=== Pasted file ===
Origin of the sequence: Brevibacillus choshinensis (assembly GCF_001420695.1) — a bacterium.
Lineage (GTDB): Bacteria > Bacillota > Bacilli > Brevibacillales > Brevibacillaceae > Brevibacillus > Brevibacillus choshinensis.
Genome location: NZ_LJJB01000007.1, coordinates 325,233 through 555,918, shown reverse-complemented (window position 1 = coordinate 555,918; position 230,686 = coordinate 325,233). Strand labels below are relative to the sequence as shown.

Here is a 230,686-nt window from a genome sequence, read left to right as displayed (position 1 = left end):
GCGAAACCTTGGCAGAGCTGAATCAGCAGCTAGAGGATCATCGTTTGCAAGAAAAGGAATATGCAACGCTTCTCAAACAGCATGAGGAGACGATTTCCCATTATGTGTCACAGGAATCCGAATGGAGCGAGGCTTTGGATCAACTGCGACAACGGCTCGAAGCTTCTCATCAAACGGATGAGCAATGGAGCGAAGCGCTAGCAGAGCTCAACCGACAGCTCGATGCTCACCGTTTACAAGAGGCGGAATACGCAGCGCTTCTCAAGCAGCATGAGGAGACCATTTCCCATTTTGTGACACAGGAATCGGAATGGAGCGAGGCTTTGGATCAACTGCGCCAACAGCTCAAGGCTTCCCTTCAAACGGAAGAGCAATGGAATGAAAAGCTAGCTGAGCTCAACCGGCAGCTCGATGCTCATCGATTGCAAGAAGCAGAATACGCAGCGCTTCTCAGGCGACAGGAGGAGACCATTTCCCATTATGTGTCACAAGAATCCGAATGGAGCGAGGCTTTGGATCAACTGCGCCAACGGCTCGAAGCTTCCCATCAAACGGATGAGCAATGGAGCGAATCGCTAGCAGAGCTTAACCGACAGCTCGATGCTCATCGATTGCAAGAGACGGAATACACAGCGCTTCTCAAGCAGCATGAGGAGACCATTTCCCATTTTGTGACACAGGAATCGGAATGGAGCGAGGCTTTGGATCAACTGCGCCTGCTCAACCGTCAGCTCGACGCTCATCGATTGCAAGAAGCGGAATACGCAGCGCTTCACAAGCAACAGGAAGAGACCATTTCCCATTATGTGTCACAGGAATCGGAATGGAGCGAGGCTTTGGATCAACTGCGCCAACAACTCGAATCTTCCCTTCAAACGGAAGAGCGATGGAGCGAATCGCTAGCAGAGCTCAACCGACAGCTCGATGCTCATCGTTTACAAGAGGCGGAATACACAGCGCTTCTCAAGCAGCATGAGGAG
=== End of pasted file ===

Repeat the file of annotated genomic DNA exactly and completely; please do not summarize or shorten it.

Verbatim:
Origin of the sequence: Brevibacillus choshinensis (assembly GCF_001420695.1) — a bacterium.
Lineage (GTDB): Bacteria > Bacillota > Bacilli > Brevibacillales > Brevibacillaceae > Brevibacillus > Brevibacillus choshinensis.
Genome location: NZ_LJJB01000007.1, coordinates 325,233 through 555,918, shown reverse-complemented (window position 1 = coordinate 555,918; position 230,686 = coordinate 325,233). Strand labels below are relative to the sequence as shown.

Here is a 230,686-nt window from a genome sequence, read left to right as displayed (position 1 = left end):
GCGAAACCTTGGCAGAGCTGAATCAGCAGCTAGAGGATCATCGTTTGCAAGAAAAGGAATATGCAACGCTTCTCAAACAGCATGAGGAGACGATTTCCCATTATGTGTCACAGGAATCCGAATGGAGCGAGGCTTTGGATCAACTGCGACAACGGCTCGAAGCTTCTCATCAAACGGATGAGCAATGGAGCGAAGCGCTAGCAGAGCTCAACCGACAGCTCGATGCTCACCGTTTACAAGAGGCGGAATACGCAGCGCTTCTCAAGCAGCATGAGGAGACCATTTCCCATTTTGTGACACAGGAATCGGAATGGAGCGAGGCTTTGGATCAACTGCGCCAACAGCTCAAGGCTTCCCTTCAAACGGAAGAGCAATGGAATGAAAAGCTAGCTGAGCTCAACCGGCAGCTCGATGCTCATCGATTGCAAGAAGCAGAATACGCAGCGCTTCTCAGGCGACAGGAGGAGACCATTTCCCATTATGTGTCACAAGAATCCGAATGGAGCGAGGCTTTGGATCAACTGCGCCAACGGCTCGAAGCTTCCCATCAAACGGATGAGCAATGGAGCGAATCGCTAGCAGAGCTTAACCGACAGCTCGATGCTCATCGATTGCAAGAGACGGAATACACAGCGCTTCTCAAGCAGCATGAGGAGACCATTTCCCATTTTGTGACACAGGAATCGGAATGGAGCGAGGCTTTGGATCAACTGCGCCTGCTCAACCGTCAGCTCGACGCTCATCGATTGCAAGAAGCGGAATACGCAGCGCTTCACAAGCAACAGGAAGAGACCATTTCCCATTATGTGTCACAGGAATCGGAATGGAGCGAGGCTTTGGATCAACTGCGCCAACAACTCGAATCTTCCCTTCAAACGGAAGAGCGATGGAGCGAATCGCTAGCAGAGCTCAACCGACAGCTCGATGCTCATCGTTTACAAGAGGCGGAATACACAGCGCTTCTCAAGCAGCATGAGGAG